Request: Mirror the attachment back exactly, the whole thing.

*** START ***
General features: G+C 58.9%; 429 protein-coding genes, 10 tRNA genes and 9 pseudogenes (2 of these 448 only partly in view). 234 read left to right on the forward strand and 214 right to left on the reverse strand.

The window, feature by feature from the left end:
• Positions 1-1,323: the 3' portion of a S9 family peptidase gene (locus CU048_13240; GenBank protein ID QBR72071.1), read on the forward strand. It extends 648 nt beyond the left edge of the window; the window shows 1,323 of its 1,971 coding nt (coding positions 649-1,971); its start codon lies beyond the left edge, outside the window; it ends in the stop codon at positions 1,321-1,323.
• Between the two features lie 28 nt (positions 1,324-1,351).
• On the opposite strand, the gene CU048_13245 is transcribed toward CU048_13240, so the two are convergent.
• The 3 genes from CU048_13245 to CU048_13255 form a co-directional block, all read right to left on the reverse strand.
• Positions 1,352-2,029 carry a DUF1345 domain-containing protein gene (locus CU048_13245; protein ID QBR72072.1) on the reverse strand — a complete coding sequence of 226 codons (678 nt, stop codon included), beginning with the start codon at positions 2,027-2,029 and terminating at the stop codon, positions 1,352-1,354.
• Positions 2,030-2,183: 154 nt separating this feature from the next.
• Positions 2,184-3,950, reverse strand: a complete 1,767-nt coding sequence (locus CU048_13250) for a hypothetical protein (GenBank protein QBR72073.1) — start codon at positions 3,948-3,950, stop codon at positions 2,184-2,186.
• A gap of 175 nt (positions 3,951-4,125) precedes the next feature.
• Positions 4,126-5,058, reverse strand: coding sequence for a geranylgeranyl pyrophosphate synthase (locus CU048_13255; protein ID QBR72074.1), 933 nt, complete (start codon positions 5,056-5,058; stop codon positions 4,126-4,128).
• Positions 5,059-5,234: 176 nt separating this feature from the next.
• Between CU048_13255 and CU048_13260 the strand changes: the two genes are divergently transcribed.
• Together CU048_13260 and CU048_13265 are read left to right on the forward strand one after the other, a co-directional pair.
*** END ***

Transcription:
General features: G+C 58.9%; 429 protein-coding genes, 10 tRNA genes and 9 pseudogenes (2 of these 448 only partly in view). 234 read left to right on the forward strand and 214 right to left on the reverse strand.

The window, feature by feature from the left end:
• Positions 1-1,323: the 3' portion of a S9 family peptidase gene (locus CU048_13240; GenBank protein ID QBR72071.1), read on the forward strand. It extends 648 nt beyond the left edge of the window; the window shows 1,323 of its 1,971 coding nt (coding positions 649-1,971); its start codon lies beyond the left edge, outside the window; it ends in the stop codon at positions 1,321-1,323.
• Between the two features lie 28 nt (positions 1,324-1,351).
• On the opposite strand, the gene CU048_13245 is transcribed toward CU048_13240, so the two are convergent.
• The 3 genes from CU048_13245 to CU048_13255 form a co-directional block, all read right to left on the reverse strand.
• Positions 1,352-2,029 carry a DUF1345 domain-containing protein gene (locus CU048_13245; protein ID QBR72072.1) on the reverse strand — a complete coding sequence of 226 codons (678 nt, stop codon included), beginning with the start codon at positions 2,027-2,029 and terminating at the stop codon, positions 1,352-1,354.
• Positions 2,030-2,183: 154 nt separating this feature from the next.
• Positions 2,184-3,950, reverse strand: a complete 1,767-nt coding sequence (locus CU048_13250) for a hypothetical protein (GenBank protein QBR72073.1) — start codon at positions 3,948-3,950, stop codon at positions 2,184-2,186.
• A gap of 175 nt (positions 3,951-4,125) precedes the next feature.
• Positions 4,126-5,058, reverse strand: coding sequence for a geranylgeranyl pyrophosphate synthase (locus CU048_13255; protein ID QBR72074.1), 933 nt, complete (start codon positions 5,056-5,058; stop codon positions 4,126-4,128).
• Positions 5,059-5,234: 176 nt separating this feature from the next.
• Between CU048_13255 and CU048_13260 the strand changes: the two genes are divergently transcribed.
• Together CU048_13260 and CU048_13265 are read left to right on the forward strand one after the other, a co-directional pair.